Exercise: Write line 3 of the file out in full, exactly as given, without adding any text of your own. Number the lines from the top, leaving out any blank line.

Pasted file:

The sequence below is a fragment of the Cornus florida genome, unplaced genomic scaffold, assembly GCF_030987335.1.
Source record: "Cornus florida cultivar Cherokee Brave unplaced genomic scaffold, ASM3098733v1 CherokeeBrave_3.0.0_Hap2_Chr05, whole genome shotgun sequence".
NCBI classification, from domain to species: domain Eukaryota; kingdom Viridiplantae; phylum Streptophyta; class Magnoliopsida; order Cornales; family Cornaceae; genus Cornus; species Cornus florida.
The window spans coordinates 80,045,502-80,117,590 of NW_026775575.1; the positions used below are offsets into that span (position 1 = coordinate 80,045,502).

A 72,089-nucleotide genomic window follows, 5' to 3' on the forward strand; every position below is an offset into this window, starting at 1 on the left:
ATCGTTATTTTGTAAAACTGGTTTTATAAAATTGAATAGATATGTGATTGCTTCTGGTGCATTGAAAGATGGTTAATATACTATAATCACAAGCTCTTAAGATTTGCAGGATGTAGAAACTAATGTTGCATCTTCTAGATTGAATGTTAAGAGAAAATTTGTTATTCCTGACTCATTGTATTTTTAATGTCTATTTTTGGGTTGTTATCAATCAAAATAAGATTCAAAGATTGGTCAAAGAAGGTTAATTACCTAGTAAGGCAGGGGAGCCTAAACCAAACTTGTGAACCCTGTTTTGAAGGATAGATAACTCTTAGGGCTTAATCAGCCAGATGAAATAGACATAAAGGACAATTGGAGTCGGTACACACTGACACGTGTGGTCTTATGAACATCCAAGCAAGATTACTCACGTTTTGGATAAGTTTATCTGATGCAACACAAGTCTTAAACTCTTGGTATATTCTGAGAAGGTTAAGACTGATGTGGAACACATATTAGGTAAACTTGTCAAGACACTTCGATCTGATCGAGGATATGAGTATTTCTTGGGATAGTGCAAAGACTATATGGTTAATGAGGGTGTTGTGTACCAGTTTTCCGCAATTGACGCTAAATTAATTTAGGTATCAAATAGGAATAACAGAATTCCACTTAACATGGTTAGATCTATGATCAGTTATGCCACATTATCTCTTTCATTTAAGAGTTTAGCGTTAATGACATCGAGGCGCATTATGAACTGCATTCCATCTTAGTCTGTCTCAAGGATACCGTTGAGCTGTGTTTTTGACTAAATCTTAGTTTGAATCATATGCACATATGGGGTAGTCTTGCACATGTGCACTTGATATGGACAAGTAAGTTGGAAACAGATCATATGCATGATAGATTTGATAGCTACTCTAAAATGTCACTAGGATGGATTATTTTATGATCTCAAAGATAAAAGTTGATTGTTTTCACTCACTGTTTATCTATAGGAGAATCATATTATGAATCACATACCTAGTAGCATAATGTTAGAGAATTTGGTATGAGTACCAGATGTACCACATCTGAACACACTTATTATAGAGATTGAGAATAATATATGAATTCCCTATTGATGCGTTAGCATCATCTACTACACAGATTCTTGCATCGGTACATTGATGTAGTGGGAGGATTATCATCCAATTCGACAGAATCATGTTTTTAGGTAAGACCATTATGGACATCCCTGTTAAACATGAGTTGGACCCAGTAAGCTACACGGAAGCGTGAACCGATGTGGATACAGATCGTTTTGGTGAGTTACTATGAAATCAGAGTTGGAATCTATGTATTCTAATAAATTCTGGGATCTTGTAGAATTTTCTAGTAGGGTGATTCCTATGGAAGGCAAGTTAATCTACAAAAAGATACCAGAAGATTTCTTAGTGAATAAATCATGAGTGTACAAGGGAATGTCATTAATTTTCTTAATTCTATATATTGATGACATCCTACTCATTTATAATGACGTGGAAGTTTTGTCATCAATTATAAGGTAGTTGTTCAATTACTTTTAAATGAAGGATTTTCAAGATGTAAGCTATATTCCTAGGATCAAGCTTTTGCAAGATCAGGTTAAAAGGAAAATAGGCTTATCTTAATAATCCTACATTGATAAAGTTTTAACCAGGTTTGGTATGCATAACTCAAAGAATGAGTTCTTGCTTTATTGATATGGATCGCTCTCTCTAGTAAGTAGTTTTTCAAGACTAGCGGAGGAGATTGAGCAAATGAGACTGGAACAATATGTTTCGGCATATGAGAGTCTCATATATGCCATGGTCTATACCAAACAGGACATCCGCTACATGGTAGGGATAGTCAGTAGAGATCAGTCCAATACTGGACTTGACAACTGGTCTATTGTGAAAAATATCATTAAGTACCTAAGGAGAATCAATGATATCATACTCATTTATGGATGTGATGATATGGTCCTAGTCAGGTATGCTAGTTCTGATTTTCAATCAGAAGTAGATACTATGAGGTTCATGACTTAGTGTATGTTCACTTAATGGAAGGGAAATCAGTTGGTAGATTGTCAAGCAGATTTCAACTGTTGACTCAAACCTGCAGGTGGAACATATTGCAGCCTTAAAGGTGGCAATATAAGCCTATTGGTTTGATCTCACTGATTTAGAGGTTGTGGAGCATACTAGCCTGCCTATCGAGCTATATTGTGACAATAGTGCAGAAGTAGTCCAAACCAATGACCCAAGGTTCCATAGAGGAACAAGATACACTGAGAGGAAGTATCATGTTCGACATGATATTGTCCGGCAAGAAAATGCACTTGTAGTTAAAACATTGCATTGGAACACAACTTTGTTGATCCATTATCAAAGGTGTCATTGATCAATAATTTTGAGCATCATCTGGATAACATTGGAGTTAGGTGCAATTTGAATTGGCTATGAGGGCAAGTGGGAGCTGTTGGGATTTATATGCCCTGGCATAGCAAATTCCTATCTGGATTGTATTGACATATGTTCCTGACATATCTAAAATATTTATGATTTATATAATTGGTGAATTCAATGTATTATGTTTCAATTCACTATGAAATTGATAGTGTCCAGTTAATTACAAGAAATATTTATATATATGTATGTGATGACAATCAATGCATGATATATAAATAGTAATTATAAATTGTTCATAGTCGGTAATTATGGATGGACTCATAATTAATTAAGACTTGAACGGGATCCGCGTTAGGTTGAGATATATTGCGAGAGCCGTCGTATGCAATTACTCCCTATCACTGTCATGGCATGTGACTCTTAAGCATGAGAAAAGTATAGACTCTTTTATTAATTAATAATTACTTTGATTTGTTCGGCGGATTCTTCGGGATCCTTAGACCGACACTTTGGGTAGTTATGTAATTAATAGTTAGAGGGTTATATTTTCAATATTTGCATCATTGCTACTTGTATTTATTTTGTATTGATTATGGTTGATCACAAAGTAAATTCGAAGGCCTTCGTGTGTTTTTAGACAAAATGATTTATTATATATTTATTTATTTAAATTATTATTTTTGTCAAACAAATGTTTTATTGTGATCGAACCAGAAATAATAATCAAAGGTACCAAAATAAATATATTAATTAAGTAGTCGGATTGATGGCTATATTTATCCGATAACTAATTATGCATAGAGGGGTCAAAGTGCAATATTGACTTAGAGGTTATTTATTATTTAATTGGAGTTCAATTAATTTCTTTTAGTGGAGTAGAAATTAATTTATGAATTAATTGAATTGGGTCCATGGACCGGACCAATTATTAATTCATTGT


NCBI classification, from domain to species: domain Eukaryota; kingdom Viridiplantae; phylum Streptophyta; class Magnoliopsida; order Cornales; family Cornaceae; genus Cornus; species Cornus florida.